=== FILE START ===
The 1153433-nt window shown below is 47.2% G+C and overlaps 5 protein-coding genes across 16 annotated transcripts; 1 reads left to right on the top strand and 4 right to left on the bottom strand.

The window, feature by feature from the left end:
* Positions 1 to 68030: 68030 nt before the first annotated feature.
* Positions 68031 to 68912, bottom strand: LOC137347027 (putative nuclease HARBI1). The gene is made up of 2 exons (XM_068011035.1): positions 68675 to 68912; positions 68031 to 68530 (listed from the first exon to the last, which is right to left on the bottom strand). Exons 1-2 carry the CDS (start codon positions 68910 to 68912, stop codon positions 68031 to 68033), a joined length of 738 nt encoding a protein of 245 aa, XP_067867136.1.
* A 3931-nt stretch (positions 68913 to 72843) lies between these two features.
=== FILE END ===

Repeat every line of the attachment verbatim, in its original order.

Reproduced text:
The 1153433-nt window shown below is 47.2% G+C and overlaps 5 protein-coding genes across 16 annotated transcripts; 1 reads left to right on the top strand and 4 right to left on the bottom strand.

The window, feature by feature from the left end:
* Positions 1 to 68030: 68030 nt before the first annotated feature.
* Positions 68031 to 68912, bottom strand: LOC137347027 (putative nuclease HARBI1). The gene is made up of 2 exons (XM_068011035.1): positions 68675 to 68912; positions 68031 to 68530 (listed from the first exon to the last, which is right to left on the bottom strand). Exons 1-2 carry the CDS (start codon positions 68910 to 68912, stop codon positions 68031 to 68033), a joined length of 738 nt encoding a protein of 245 aa, XP_067867136.1.
* A 3931-nt stretch (positions 68913 to 72843) lies between these two features.